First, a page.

- Outputs define the expected model outputs. For a classification task, outputs can include the predicted class as well as the probabilities associated with all possible classes.
- Targets define the post-processing steps to be applied to the model output. For a regression task, this step allows for outputs to be transformed into scores (the prediction results) which humans can interpret easily.
- Model Explanation defines the performance metrics obtained when passing test data through the model (as opposed to training data). These include field correlations, confusion matrix, gain and lift charts, and receiver operating characteristics (ROC) graphs.
- Model Verification defines a sample set of input data records together with expected model outputs. This is a very important step since whenever a model is moved around between applications, it needs to pass the matching test. This ensures that the new system produces the same outputs as the old when presented with the same inputs. Whenever this is the case, a model is considered to be verified and ready to be put to work.
Given that PMML allows for predictive solutions to be expressed in their entirety (including data pre-processing, data post-processing, and modeling technique), it is no surprise that its structure and main elements are a reflection of the eight steps outlined above.
Interoperability: Sharing solutions between applications
Sharing models between applications is key for the success of predictive analytics. But, to be able to share a model, you first need to build it.
Model building is composed of several phases that involve an exhaustive data analysis phase. In this phase, you slice and dice raw data and select the most important pieces of information for model building (which will give rise to the Data Dictionary as defined in step 1 above). You might also create derived fields which transform and combine the raw data in new and creative ways (step 3). Raw and derived fields are then used for model training. As a result of this process, only a fraction of the data fields you looked at during the analysis phase are actually used to build the final model (step 4). Once you build it, model performance is measured against a test data set (step 7). This whole process may last several weeks, depending on the complexity of the problem you are trying to solve. Usually, you build multiple models, sometimes using different statistical techniques, and compare one against another. The final model may include a single technique or a blend of several techniques resulting in a PMML file containing multiple models.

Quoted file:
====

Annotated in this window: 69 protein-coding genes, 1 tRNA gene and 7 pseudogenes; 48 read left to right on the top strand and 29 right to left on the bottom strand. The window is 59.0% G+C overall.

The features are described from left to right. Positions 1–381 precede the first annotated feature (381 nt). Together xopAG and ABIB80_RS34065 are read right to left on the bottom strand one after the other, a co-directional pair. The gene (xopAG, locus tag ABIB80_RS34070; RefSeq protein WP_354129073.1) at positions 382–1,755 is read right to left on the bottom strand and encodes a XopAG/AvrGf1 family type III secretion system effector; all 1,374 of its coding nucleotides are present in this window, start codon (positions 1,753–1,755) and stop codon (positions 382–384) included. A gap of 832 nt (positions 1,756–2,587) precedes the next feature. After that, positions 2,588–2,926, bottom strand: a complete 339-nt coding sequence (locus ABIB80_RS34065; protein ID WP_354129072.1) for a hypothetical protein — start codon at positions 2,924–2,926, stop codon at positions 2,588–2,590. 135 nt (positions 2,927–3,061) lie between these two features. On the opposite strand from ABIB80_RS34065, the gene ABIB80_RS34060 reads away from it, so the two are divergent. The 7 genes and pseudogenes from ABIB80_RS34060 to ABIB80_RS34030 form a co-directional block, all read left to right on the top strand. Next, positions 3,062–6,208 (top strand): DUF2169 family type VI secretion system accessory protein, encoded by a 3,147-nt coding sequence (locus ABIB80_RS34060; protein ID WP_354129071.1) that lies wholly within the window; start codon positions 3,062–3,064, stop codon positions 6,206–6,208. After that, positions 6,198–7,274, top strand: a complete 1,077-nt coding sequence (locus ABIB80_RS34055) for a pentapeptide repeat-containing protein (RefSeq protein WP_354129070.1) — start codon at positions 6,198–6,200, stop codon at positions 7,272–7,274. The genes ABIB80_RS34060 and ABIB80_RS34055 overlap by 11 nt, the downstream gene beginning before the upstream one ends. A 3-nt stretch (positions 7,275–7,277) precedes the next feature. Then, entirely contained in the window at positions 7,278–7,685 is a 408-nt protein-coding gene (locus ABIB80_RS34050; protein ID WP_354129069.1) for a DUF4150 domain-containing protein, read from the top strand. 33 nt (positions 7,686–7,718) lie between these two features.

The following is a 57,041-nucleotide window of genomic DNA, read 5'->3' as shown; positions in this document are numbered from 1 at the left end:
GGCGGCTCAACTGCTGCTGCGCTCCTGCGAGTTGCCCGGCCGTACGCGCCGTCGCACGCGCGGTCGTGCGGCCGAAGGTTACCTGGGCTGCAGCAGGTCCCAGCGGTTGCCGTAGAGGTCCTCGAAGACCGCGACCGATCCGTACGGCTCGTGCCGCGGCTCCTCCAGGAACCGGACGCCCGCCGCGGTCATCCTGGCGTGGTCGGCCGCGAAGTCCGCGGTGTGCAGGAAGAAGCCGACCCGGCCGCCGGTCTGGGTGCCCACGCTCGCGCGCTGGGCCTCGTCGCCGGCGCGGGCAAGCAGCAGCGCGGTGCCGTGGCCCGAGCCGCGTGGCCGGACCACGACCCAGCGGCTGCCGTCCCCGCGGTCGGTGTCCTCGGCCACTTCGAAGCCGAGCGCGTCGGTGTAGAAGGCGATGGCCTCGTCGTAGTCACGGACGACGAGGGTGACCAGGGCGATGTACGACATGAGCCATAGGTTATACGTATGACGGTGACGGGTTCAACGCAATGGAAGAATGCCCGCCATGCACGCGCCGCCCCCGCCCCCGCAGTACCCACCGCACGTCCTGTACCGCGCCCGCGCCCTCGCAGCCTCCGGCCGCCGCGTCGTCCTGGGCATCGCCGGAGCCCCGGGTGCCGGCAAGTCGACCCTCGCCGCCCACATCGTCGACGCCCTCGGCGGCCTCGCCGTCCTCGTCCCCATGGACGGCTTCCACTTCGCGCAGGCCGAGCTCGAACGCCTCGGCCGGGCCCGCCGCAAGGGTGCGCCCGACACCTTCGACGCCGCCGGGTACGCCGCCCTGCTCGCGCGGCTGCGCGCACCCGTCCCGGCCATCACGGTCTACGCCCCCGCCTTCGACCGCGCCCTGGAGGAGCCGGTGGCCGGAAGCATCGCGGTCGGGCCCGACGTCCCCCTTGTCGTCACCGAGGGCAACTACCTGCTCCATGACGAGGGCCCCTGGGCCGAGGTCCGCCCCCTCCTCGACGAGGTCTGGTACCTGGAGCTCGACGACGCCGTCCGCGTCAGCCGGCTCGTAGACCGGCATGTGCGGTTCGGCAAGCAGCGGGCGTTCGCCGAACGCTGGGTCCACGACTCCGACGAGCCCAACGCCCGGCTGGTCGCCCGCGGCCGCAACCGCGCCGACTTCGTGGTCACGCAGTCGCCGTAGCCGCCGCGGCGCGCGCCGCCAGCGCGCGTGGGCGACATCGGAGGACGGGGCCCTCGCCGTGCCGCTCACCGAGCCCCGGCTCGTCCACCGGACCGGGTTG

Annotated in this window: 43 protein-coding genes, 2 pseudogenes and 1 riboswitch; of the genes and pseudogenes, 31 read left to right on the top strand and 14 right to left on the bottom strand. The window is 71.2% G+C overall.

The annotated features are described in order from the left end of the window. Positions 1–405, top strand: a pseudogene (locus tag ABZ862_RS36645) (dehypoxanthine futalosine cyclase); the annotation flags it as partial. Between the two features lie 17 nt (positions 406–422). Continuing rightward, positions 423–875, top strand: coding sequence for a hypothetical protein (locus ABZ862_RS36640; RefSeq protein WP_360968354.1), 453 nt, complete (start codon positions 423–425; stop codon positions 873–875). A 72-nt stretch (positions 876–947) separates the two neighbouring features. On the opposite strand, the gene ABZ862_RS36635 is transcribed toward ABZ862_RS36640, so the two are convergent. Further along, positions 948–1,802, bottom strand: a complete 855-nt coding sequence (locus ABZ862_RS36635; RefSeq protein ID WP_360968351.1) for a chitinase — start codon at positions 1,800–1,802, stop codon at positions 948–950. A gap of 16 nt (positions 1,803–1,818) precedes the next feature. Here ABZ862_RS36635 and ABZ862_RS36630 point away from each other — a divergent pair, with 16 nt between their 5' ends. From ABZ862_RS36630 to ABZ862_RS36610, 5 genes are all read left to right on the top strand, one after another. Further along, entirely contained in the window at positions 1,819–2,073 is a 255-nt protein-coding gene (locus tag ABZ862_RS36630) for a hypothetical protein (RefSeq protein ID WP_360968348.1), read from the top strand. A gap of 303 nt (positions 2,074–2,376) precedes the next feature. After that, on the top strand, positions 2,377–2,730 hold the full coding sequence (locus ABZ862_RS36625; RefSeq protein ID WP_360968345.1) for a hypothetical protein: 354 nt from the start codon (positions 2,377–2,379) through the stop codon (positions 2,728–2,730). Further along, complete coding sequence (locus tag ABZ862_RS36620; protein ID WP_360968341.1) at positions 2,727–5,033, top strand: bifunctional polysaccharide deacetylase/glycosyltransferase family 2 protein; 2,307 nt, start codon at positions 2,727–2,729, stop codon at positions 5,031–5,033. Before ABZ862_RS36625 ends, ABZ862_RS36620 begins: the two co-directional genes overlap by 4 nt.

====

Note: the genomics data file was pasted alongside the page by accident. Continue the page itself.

Model deployment, where a predictive solution is effectively put to work, is generally a task accomplished by an application that is very much detached from the model building process. Deployment environments are usually tightly integrated with the systems and processes the predictive solution was made to monitor. However, with the availability of faster Internet connections, these systems do not need to be physically close. Integration might be easily accomplished with web services through the Internet. In this case, you may benefit from the advent of cloud computing in which you are able to scale processing power as necessary to fulfill real-time requirements and to tackle large amounts of data.
When you put a predictive analytic model to work, you usually expect it to do its job for months or years until it needs to be refreshed, most probably because of performance deterioration. In that case, another model is built and deployed in place of the older one. More often than not, however, models need to be refreshed often—which emphasizes the need for interoperability and open standards.
Without a language such as PMML, deploying predictive solutions is difficult and cumbersome since different systems represent their computations in different ways. Every time you move a model from one system to another, you go through a lengthy translation process which is prone to errors and misrepresentations. With PMML, the process is straightforward. Recently, I was surprised to discover that a large financial company took six months to a year to deploy the models their data mining scientists worked hard to build. You can deploy in a matter of minutes with PMML.
From application A to B to C, PMML allows predictive solutions to be easily shared and put to work as soon as the model building phase is completed. For example, you might build a model in IBM SPSS Statistics and instantly benefit from cloud computing where you can deploy it in ADAPA, the Zementis predictive decisioning platform (see Resources for links). Or, you can move it to IBM InfoSphere™ where it will reside close to the data warehouse. Furthermore, you can move it to KNIME, an open-source tool for building and visualizing data flows from the University of Konstanz in Germany. This is the power of PMML: enabling true interoperability of models and solutions between applications. PMML also allows you to shield end users from the complexity associated with statistical tools and models. Today, you can benefit from predictive models that have been previously deployed in the Zementis ADAPA platform directly from Microsoft® Office Excel: just select the data and click Score.